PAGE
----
This House by James Graham is currently on tour after a top-rated run at the National theatre and runs at Norwich Theatre Royal from the 8th to 12th May. So, I took the opportunity to speak to Natalie Grady (Endeavour, Hollyoaks), who plays one of the leads, about her involvement in the play and what it means to her.
This House centres on the (mostly accurate) political events from the 1974 election right up to the Thatcher ministry, a time period which Grady has come to regard as ‘one of Britain’s most intense political periods.’ The entirety of the play takes place in the whips’ offices, with Grady playing Ann Taylor, a Labour MP who eventually became the first female chief whip, as well as the first female leader of the House of Commons and first female Lord president of the privy Council.
Grady was very keen to discuss the play itself, which she described as ‘culturally appropriate’ for the times we live in as it works to make ‘Westminster accessible’. In her words, ‘it humanises a world we may feel in the dark about’.
But for all this, the politics aren’t the only selling point of this particular play. Grady has assured me that it is ‘not just a political play’ and is actually ‘very, very funny’. There is a live band onstage throughout the performance (which also features music from the likes of David Bowie) and, perhaps controversially, audience members are invited to sit on the benches onstage and get directly involved in the action. It is ‘a nice little touch’, she remarks.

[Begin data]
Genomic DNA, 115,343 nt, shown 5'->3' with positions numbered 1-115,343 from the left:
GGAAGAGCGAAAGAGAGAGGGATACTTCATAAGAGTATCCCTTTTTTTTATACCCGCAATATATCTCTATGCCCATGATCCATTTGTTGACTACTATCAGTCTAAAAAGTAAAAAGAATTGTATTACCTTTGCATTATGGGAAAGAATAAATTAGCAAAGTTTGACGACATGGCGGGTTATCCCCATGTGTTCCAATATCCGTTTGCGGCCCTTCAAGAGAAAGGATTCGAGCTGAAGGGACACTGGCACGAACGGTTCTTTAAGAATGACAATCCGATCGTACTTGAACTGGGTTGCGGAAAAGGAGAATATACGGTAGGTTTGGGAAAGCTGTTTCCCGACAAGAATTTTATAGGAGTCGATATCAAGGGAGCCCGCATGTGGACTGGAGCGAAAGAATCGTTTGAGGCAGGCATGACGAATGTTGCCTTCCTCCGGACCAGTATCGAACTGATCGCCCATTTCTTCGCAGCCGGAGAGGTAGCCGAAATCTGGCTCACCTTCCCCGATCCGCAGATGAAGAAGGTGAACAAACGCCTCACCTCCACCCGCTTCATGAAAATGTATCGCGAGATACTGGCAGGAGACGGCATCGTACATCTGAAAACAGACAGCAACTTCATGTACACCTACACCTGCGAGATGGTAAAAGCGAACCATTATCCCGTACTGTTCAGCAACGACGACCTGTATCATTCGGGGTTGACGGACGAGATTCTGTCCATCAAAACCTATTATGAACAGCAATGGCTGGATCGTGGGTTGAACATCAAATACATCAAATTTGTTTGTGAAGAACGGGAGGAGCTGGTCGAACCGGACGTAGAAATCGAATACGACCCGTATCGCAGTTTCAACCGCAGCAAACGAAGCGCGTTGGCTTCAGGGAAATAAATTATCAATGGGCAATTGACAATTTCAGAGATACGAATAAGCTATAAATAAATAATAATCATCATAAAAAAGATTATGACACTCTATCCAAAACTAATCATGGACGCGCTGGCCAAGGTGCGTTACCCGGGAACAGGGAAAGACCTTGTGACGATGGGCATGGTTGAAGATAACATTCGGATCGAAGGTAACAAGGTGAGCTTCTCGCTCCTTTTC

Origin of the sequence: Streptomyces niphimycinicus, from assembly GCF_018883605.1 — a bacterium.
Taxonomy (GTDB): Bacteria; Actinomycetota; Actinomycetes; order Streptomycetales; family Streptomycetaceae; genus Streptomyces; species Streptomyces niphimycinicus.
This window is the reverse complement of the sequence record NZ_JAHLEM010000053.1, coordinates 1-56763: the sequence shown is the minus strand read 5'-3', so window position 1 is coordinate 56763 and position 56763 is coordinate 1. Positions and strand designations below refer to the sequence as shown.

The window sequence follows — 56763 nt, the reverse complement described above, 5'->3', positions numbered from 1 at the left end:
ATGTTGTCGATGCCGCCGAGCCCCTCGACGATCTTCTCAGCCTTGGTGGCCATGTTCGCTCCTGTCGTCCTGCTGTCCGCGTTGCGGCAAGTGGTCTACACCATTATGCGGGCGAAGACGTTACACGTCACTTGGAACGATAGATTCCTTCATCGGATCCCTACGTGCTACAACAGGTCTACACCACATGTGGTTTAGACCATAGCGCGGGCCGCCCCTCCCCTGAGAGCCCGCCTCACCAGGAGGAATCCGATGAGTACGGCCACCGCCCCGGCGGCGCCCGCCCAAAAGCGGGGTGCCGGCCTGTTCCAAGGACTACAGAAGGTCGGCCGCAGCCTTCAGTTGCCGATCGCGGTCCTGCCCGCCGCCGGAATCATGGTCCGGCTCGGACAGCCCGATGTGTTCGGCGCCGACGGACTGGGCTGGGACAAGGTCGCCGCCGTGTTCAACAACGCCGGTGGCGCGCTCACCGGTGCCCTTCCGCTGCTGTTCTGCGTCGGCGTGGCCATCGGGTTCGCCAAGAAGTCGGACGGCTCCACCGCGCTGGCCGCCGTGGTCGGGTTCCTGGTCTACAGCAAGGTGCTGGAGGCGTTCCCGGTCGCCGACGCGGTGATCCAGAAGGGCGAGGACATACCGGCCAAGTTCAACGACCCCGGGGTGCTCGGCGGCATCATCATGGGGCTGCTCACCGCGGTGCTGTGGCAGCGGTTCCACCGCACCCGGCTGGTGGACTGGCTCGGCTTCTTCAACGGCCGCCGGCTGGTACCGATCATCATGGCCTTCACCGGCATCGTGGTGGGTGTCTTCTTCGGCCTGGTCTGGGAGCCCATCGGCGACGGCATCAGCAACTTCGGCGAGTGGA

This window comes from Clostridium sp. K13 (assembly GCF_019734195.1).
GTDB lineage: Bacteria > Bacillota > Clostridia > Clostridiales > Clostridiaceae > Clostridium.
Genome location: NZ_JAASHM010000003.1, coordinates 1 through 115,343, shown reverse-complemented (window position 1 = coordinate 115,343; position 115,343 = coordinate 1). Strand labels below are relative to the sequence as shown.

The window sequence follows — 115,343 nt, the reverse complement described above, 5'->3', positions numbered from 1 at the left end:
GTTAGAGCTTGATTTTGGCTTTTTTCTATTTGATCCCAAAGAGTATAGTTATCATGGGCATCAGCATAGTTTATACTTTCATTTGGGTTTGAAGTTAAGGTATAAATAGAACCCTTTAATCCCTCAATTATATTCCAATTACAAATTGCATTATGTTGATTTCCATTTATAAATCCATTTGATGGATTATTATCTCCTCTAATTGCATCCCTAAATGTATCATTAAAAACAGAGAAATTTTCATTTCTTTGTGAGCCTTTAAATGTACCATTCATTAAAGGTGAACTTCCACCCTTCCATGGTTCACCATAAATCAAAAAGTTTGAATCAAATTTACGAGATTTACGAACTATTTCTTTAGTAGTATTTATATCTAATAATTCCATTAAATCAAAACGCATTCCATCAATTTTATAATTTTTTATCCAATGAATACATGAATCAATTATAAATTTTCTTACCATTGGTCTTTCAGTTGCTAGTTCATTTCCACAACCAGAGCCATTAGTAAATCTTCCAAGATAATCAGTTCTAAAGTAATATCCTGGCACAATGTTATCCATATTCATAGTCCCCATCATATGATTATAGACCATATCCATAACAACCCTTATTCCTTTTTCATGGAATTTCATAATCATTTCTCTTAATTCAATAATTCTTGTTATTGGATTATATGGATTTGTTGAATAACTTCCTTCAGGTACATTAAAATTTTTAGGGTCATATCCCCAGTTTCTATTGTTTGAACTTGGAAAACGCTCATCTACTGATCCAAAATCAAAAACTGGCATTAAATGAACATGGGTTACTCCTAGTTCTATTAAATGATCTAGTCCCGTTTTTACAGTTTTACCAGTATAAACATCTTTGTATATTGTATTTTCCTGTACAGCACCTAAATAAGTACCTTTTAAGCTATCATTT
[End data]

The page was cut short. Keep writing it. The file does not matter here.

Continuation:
Although there are only 3 female roles in the play in order to retain historical accuracy, Grady feels that ‘the women who are portrayed are incredible women’, genuinely fighting for new policies and changes. She feels that it fits very well within the current political climate, which she has dubbed ‘the year of the woman’ – and I couldn’t agree more.
When asked about the role itself, Grady had no shortage of words about both her character and the woman it was based on – ‘I love it… She’s incredible… Kind of a pioneer’ – and made a particular effort to commend Taylor for ‘holding her own in a man’s world’. Despite being no stranger to strong female roles, having recently played a female Mark Anthony, Grady was surprised at some aspects of the role, stating that she, ‘as an actress, found it weird that there was no romance’.
When I asked about the possibility of playing similar roles in future, she became very enthusiastic and expressed the desire that ‘hopefully, more talented writers write like this!’ She also commented on how much she ‘loves touring’ and very much enjoyed the different responses that come from different parts of the country, as so many constituencies are discussed.
If you’re as excited as I am about this hilarious-sounding politically charged piece of drama, I’d suggest heading over to the theatre website before all tickets sell out!